The nice thing about watching reality TV is that, generally speaking, things sort themselves out after awhile.
Take for instance, Angela on Project Runway. Here is, essentially, a Dave Matthews loving hippy girl who lives in the backwoods who is still in this contest to find a high fashion designer. With horrible taste in clothes and a relatively annoying personality, it was long overdue that she got the boot.
And on Wednesday, she did.
Or you have Ryan “Darkhorse” Star on Rock Star: Supernova. It was fairly clear that he would never get the gig, even though his original song was better than the Supernova songs we’ve heard thus far, and probably a good fit for them. He just sang awkwardly, very likely not a good personality fit for those tools in the band…it wasn’t going to happen.
So on Wednesday, he got the boot.
(Of course, applying this logic to the best reality show on right now, this would mean that Chicken George would be getting sent home tonight. That won't happen, as crazy nappy haired Danielle will be getting hers. It's just funny listening to a woman trash talk about her game on this show of all places, and then essentially have accomplished nothing the entire summer. Way to go, Dani!)
You’d like to think that this circle of life would apply to sports as well. Take the Golden State Warriors. When I heard that they’d fired Mike Montgomery, I thought…well, that’s about right. He never seemed like the right fit, nor did he really seem like he liked that job too much. I don’t know, because I don’t watch nearly enough hoops, but that was my take.
Of course, this being the Warriors, my next question was: How are they going to screw this up?
Ladies and Gentlemen: I give you Don Nelson.
I mean (to quote Rob Corrdry) COME ON! Does anyone remember the last time the Warriors had a promising young squad with legitimate playoff aspirations? I do, and it was in 1994 and it got screwed up by (wait for it) Don Nelson. You force Nellie to work his shit out with Chris Webber and the team at least stays competitive for awhile longer. (I’m no Webber fan either, but please.)
Plus, and my math may be off here, I think Nellie is about to turn 675 years old. I really want to be a NBA fan again, and not just go through the routine. It just gets so hard to do that when you root for the Warriors. This may work out, and the team may make the playoffs, but I won’t eat these words – if you fire a coach, there’s never a good reason to bring in a retread. An exception like Art Shell in the NFL makes some sense, but even then, one thinks that if any other owner was there, they’d prefer a strong young upstart.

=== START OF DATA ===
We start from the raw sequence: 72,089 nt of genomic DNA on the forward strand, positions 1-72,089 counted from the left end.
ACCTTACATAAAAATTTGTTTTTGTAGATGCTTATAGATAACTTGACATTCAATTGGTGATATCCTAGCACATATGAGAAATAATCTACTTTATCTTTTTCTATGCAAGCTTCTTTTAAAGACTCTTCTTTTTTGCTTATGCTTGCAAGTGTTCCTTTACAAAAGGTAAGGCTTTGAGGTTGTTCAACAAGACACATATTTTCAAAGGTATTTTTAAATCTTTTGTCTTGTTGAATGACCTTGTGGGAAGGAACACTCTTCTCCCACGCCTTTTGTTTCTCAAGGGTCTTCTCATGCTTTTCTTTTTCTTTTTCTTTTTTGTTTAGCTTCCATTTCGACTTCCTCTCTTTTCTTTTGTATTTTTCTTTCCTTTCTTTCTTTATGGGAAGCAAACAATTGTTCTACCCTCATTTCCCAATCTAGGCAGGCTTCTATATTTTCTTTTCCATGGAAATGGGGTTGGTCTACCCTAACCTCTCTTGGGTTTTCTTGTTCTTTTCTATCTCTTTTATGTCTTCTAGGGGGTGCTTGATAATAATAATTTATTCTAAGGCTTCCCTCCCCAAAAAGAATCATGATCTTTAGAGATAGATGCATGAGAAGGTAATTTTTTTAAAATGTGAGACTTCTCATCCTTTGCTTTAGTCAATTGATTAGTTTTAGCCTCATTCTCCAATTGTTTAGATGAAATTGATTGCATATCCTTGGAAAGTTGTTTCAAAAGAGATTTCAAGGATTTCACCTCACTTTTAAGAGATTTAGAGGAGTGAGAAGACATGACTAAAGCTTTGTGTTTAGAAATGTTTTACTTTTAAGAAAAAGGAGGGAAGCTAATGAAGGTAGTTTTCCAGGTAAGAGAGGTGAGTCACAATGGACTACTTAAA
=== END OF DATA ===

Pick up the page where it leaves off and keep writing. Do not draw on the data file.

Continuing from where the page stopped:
The nice thing about watching reality TV is that, generally speaking, things sort themselves out after awhile.
Today, August 29 is of course the first anniversary of Hurricane Katrina. I still have trouble getting my head around that event, and I doubt I'll soon forget watching the aftermath of it on CNN, etc. And in some ways, coming shortly after the tsunami in South East Asia, and less than four years after 9/11, the compound of all those events made it especially awful.
Nothing will ever make me forget seeing pictures like this. Or watching helicopters fly over, dropping food to thankful people huddled on a roof, wondering why they weren't being airlifted out by the best military in the world.
Or even less morbid but just as shocking photos like these.
I'll never forget seeing Canal Street underwater, an entire city -- or, at the least, major parts of it -- washed away. Forever changed.
I'll remember watching the ugliest side of people in horribly desperate situations come out - the looters, to be sure, but just as ugly were the overblown commentaries about the criminal actions going on.
I will remember seeing TV hosts berate people with nothing for takingn some water and supplies from a store, lumping them in with the idiots who did go on a true looting spree. I will remember how the NRA used this to justify lax gun laws, and how Dennis Hastert suggested New Orleans didn't need to be rebuilt.
I'll never forget how this hurricane peeled away the thin veneer of the ugly side of New Orleans: poverty, racism and political incompetence.